Predicting a future Heisman winner is futile, as an overwhelming amount of factors play into a player's chances of winning the award. No one predicted Johnny Manziel to win a Heisman Trophy during the 2011 recruiting cycle.
However, predicting future winners of the other major awards in college football is easier due to the honors being more position specific. Several recruits in the 2014 recruiting class appear to have the skills to win an award at their position.
A running back who is ready to carry the load for a college offense now should win top honors for his position, while a shocking prediction awaits regarding the award for the nation's best linebacker.
The Paul Hornung Award is given to the nation's most versatile player. All-around athlete Jabrill Peppers would win the trophy in a landslide if it were given to high school players.
However, the Michigan commit will play cornerback in Ann Arbor, so his chances of winning this honor will be limited. Receiver Speedy Noil is going to win this award before he leaves college, as the dynamic multi-purpose threat can do an array of things.
Noil can play wide receiver, Wildcat quarterback and running back, and can return punts and kicks. He will remind many observers of St. Louis Rams receiver Tavon Austin, who won the award in 2012 at West Virginia.
Keller Chryst is headed to Stanford, where it will take him a season or two to get on the field. Chryst is a smart quarterback, but he needs a year to fully get the grasp of David Shaw's system. Plus, he will have to compete with 2013 signee Ryan Burns.
Those two significant factors will likely keep Chryst in Palo Alto through his senior season.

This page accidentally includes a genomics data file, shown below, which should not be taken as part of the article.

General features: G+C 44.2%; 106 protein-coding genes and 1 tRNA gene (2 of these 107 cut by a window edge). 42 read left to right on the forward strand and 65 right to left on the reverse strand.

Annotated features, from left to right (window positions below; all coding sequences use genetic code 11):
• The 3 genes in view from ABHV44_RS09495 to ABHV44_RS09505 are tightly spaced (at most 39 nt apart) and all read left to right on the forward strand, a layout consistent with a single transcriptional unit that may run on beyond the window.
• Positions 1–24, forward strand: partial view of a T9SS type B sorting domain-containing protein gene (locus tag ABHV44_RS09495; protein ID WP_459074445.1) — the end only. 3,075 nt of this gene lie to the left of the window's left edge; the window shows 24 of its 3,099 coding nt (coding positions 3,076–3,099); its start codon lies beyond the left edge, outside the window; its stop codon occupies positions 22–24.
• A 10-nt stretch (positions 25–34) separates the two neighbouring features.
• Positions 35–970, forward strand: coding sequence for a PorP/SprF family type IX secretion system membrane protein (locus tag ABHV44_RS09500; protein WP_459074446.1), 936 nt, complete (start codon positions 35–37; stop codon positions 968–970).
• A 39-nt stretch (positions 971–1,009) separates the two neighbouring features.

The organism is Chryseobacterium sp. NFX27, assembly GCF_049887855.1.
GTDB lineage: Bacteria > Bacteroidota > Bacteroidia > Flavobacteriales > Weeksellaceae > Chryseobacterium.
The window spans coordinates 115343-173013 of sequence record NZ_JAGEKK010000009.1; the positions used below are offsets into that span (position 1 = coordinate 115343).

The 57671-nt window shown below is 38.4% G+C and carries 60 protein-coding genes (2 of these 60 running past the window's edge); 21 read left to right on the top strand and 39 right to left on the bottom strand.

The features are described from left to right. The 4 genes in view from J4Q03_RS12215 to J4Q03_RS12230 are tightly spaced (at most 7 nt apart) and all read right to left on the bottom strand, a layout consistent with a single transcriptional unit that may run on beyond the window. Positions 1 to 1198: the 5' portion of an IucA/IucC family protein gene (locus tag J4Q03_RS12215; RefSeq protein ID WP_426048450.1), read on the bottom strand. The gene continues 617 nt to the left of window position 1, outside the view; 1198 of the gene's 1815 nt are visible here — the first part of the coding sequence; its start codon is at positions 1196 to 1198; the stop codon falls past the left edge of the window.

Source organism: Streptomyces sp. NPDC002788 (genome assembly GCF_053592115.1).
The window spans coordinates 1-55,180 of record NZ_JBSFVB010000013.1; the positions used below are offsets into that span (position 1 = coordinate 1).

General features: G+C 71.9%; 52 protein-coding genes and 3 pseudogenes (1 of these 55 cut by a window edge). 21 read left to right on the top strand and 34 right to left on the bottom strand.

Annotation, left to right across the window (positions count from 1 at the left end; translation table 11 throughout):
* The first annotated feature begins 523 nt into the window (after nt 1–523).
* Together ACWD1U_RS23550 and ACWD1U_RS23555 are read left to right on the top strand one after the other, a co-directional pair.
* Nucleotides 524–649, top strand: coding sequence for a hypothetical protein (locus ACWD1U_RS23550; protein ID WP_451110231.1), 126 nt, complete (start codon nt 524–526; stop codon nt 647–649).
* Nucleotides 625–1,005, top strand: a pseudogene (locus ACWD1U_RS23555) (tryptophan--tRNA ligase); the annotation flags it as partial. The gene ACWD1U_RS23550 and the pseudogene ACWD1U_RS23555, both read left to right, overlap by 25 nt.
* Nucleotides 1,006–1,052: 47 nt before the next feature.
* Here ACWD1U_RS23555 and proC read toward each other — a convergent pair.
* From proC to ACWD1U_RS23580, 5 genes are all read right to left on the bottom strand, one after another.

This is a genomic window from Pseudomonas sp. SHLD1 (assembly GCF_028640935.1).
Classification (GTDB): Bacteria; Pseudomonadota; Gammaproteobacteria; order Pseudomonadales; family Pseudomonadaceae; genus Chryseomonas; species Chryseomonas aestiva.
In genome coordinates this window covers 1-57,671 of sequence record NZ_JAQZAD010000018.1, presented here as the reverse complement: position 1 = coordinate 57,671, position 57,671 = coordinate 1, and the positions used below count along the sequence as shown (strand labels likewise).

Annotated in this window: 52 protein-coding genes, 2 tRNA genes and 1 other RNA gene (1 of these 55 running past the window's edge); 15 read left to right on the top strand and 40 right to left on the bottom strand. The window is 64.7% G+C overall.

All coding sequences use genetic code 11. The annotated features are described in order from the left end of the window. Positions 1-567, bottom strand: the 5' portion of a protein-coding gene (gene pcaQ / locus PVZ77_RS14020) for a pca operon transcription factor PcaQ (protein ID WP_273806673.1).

However, when he does become the starter for Stanford, Chryst will eventually be one of the best passers in the country and will win the Johnny Unitas Golden Arm Award, which is given to the nation's best senior quarterback.
The 2014 recruiting class lacks a consensus No. 1 receiver prospect, but K.D. Cannon—as it's spelled by ESPNU—deserves to be considered for the top offensive perimeter-player award in this class.
Cannon has shredded Texas competition over the past two seasons, as he has 167 receptions, more than 2,600 yards, and 36 receiving touchdowns since 2011.
He will put up big numbers at the next level, as he is likely to play in the Big 12—according to 247Sports—and the league is not known for having great defenses.
He is 6'0" and 162 pounds, has fantastic release quickness and incredible hands. Cannon has the potential to be a No. 1 receiver in college, where he will win the Fred Biletnikoff Award, which goes to the best receiver in the country.
Big offensive tackles who have quick feet, agility, strength and size always get noticed by those who vote on college football awards.
Cameron Robinson, who is 6'5" and 330 pounds, is a dancing bear who will win the Outland Trophy as a college left tackle. The Outland Trophy is given to the most outstanding interior lineman, which Robinson has the potential to be before the end of his junior season.